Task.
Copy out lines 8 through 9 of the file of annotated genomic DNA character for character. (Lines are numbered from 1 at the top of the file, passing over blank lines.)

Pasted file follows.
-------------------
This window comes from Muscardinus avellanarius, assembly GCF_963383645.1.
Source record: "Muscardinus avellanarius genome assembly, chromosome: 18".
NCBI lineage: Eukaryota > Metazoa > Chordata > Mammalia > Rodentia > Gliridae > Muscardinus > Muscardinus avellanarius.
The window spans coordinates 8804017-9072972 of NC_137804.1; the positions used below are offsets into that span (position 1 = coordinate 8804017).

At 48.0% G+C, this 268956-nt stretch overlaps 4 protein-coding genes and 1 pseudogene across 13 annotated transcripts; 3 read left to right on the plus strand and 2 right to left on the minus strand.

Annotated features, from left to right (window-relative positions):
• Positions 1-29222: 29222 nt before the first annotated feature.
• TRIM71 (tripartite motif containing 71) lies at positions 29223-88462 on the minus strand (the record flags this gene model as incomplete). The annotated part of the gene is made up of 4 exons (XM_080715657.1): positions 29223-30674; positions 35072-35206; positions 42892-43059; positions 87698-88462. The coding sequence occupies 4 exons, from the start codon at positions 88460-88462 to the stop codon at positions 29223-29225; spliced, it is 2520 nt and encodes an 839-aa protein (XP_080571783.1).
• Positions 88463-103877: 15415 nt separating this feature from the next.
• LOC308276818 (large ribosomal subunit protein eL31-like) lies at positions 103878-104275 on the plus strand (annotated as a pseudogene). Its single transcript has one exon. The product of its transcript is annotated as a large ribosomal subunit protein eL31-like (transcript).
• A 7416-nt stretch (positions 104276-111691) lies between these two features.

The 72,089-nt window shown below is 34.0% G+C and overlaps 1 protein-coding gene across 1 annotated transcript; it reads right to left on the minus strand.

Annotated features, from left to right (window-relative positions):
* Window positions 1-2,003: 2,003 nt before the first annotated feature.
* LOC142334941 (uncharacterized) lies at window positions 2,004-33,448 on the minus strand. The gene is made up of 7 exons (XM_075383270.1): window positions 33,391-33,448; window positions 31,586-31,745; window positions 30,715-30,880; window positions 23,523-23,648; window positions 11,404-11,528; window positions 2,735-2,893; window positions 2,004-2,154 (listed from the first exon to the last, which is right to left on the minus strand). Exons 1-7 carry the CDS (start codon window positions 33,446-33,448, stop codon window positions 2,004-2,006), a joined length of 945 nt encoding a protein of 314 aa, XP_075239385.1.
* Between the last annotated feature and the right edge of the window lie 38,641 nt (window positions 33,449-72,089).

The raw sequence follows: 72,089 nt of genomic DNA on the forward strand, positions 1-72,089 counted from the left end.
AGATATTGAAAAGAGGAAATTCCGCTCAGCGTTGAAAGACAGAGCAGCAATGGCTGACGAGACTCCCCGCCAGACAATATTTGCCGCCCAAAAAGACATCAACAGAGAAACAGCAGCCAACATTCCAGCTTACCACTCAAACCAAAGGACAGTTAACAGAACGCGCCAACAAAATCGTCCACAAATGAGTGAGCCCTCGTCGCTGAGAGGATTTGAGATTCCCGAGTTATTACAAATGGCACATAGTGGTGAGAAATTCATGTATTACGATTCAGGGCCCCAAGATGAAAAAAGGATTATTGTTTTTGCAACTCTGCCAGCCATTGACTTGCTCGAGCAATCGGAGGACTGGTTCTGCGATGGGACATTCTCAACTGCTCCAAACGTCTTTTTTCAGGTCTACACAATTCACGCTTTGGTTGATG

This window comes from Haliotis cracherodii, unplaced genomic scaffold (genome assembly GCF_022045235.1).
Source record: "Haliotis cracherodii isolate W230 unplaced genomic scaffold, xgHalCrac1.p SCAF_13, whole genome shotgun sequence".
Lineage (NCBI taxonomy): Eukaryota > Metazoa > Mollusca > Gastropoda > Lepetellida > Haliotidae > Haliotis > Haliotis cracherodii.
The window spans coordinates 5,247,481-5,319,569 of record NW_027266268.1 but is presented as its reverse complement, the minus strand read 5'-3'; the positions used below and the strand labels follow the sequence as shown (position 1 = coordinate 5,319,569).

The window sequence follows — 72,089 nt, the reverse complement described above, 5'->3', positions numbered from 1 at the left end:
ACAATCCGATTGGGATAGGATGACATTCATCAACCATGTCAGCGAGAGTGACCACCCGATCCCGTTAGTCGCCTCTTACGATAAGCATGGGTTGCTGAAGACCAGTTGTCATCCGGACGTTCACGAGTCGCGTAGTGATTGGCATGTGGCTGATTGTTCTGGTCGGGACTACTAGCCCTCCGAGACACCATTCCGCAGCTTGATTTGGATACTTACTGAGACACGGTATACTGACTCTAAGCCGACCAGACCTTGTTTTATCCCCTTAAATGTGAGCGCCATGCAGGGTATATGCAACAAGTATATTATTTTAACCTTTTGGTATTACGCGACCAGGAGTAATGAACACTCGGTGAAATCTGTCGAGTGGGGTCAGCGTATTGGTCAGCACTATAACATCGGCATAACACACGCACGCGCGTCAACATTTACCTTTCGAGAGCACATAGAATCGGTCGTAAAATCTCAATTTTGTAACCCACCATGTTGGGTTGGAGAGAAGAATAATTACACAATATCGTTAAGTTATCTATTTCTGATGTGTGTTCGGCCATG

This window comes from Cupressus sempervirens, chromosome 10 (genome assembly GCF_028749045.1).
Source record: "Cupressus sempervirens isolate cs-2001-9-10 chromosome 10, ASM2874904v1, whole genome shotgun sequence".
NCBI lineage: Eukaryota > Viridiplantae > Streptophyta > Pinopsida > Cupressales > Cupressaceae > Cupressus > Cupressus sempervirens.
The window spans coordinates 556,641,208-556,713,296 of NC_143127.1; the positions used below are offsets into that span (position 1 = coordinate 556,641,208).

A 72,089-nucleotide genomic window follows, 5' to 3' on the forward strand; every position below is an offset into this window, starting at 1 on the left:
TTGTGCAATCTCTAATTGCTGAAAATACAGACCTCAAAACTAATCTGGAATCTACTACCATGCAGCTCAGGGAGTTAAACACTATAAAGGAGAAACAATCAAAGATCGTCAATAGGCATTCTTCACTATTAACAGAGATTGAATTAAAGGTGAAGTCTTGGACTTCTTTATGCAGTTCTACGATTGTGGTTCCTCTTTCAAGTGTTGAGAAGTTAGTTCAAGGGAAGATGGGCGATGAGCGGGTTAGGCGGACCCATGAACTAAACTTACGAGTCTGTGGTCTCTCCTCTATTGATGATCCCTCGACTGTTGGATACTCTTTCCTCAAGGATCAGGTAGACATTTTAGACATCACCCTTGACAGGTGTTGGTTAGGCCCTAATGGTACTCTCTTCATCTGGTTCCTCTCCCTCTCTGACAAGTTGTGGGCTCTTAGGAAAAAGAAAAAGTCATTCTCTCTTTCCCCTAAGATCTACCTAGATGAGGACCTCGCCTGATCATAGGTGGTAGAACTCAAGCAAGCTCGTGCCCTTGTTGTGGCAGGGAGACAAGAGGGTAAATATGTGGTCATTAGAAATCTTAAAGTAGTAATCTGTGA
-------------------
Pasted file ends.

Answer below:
• TRIM71 (tripartite motif containing 71) lies at positions 29223-88462 on the minus strand (the record flags this gene model as incomplete). The annotated part of the gene is made up of 4 exons (XM_080715657.1): positions 29223-30674; positions 35072-35206; positions 42892-43059; positions 87698-88462. The coding sequence occupies 4 exons, from the start codon at positions 88460-88462 to the stop codon at positions 29223-29225; spliced, it is 2520 nt and encodes an 839-aa protein (XP_080571783.1).
• Positions 88463-103877: 15415 nt separating this feature from the next.